What determines mental health and school performance?
Professor Eivind Ystrøm at the Department of Psychology has been awarded a prestigious Consolidator Grant from the European Research Council to investigate why one fifth of Norwegian children do not complete secondary education, and need one fifth need treatment for a mental disorder before they reach adulthood.
A proud Eivind Ystrøm shows the commitment letter from ERC and the presentation he gave. Photo: Svein Harald Milde/ PSI/ UiO
In a typical class of 25 students, at least five children will need treatment for a mental health disorder before they reach adulthood. Five of them will not finish high school. Finding some of the reasons for this pattern, and preventing some of these outcomes, will be of great importance for future generations, says Ystrøm.
Headed in the wrong direction
Children and adolescents in Norway and many other countries have over the last decade grown up under increasing social and economic inequality. These changes are playing out in their neighborhoods, and the schools they attend.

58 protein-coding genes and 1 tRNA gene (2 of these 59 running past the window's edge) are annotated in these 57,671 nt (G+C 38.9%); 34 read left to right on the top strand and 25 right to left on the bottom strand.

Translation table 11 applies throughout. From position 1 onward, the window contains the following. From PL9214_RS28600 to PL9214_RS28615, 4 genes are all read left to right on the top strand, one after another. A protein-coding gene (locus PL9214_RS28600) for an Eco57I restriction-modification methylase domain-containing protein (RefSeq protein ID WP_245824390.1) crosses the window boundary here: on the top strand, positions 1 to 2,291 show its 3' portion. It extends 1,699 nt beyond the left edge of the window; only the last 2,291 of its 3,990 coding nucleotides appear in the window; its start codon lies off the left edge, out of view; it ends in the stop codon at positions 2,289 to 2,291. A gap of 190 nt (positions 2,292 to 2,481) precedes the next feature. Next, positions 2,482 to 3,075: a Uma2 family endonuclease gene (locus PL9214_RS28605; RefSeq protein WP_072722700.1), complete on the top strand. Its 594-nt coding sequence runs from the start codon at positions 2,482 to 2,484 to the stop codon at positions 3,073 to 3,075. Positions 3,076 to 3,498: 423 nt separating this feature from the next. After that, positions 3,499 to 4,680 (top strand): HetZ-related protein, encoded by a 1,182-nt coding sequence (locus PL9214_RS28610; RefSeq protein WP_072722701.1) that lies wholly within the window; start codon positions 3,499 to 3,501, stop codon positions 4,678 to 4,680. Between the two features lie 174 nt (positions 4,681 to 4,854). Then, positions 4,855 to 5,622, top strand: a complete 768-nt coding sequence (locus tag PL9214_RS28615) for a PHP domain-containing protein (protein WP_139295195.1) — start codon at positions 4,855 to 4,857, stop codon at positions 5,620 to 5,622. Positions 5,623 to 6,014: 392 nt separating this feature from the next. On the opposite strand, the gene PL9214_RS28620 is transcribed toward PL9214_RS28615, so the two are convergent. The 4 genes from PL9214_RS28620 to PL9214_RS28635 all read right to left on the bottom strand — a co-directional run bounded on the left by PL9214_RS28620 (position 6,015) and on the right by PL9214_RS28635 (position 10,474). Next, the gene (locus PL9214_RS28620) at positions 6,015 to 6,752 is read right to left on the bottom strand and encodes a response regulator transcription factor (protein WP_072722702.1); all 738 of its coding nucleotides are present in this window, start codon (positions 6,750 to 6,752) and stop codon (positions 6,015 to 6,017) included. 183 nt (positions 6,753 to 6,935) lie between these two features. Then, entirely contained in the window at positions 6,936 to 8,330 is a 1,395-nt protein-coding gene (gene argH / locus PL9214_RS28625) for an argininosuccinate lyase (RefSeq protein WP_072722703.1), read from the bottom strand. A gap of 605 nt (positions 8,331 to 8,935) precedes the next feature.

The 1% poorest children in Norway have an increased likelihood of mental health disorders four times higher than the richest 1%. Only 20% of students in higher education are from families without academic backgrounds, where parents have a high school education or less.
We want to investigate why children from families with so-called low socioeconomic status have poorer mental health and school performance, as well as how neighborhoods and schools contribute to environmental impacts on mental health and educational attainment.
Methodically we will approach these complex questions on social selection and cause and effect from completely new angles, by combining (geneology), genotypes, geography and mobility, Ystrøm explains.
Ystrøm is a proud recipient of one of the most prestigious grants from the European Research Council, a Consolidator Grant.
I got the news while I was on the metro, so I was trying to remain calm. With three children waiting for me at home, I was quickly brought down to earth, he says with a smile.
The project Ystrøm received funding for is called “The PsychoGeography of Intergenerational Mobility: Early life socioeconomic position, mental health, and educational performance”, or “GeoGen” for short.
Expansion of the Research Center
For interdisciplinary research Center PROMENTA, where Ystrøm is a Principal Investigator, the grant comes with the promise of more staff and increased research activity. Over the past few years the Centre has received numerous national and international grants, causing a rapid expansion.
At PROMENTA, we have laid the foundation for conducting interdisciplinary research on social inequalities in mental health. This new grant means that researchers at PROMENTA will have the opportunity to strengthen this research over the next five years, Ystrøm concludes.